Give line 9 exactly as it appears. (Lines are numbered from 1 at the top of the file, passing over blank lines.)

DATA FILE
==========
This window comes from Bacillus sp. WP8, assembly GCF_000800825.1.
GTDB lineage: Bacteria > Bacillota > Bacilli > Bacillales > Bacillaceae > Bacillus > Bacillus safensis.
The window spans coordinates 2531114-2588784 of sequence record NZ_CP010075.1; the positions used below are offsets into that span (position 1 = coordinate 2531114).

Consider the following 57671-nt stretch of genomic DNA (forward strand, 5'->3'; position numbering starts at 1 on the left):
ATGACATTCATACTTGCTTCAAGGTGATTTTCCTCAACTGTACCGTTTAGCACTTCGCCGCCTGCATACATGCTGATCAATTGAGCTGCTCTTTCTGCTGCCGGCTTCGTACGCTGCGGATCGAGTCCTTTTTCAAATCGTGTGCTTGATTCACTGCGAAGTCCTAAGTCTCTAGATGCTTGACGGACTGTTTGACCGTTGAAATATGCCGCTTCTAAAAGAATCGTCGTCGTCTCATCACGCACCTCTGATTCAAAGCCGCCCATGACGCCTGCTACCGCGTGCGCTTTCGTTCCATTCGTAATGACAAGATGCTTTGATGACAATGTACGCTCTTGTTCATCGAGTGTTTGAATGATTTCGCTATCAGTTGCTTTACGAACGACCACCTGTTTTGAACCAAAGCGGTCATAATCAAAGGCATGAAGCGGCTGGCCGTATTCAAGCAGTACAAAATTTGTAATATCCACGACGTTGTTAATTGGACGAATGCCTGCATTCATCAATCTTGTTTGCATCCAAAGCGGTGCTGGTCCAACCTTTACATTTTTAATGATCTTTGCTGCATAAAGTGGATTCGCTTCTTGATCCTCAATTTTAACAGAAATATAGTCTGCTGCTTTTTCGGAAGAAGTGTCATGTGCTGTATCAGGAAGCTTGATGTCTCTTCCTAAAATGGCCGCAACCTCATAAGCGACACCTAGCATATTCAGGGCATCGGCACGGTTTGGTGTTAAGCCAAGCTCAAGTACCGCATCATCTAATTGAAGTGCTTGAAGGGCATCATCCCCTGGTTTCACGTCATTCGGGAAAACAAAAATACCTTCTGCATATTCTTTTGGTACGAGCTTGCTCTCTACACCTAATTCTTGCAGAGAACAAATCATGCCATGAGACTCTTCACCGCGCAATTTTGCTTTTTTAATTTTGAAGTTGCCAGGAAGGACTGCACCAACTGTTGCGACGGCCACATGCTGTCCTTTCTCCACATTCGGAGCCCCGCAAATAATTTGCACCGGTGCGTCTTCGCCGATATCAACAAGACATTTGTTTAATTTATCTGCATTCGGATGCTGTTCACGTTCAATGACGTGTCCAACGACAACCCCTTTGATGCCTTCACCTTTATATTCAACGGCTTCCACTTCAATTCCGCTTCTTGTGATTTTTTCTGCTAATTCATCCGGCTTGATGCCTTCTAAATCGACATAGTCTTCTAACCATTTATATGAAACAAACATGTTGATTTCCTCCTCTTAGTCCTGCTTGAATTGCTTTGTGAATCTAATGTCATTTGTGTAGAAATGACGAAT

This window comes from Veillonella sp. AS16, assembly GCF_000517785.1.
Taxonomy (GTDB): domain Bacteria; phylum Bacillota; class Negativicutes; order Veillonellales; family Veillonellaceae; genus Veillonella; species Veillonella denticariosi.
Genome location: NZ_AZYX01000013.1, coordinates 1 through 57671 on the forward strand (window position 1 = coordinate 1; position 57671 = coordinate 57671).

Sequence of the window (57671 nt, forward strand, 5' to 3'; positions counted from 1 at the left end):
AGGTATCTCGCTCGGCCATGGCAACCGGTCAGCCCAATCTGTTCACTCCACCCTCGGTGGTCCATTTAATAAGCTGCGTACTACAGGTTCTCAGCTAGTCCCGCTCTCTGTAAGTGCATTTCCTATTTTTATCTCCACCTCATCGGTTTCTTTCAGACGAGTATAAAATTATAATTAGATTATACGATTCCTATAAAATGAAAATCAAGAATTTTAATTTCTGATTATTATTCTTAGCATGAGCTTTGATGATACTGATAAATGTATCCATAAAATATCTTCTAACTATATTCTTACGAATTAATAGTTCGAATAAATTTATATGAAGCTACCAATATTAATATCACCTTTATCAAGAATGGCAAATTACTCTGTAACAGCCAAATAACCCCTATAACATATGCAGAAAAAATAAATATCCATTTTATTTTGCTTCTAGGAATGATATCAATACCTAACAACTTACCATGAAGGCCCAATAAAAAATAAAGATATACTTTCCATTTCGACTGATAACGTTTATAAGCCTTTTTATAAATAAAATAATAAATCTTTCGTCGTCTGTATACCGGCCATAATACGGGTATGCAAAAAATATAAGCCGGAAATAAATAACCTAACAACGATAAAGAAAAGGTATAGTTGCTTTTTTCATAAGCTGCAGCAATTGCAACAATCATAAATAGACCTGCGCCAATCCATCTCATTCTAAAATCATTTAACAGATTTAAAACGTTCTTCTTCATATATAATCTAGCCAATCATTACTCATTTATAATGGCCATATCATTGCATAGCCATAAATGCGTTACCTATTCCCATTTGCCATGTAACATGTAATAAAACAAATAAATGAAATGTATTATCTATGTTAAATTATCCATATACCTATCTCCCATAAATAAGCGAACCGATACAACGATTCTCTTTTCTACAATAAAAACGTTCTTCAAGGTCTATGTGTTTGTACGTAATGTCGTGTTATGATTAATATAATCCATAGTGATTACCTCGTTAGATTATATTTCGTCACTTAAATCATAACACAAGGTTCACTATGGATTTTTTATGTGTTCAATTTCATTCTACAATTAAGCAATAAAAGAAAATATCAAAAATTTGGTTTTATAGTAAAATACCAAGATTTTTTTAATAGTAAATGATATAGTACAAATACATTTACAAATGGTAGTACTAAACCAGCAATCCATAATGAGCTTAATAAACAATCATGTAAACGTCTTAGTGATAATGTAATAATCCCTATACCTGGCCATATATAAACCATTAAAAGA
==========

Sequence of the window (57671 nt, forward strand, 5' to 3'; positions counted from 1 at the left end):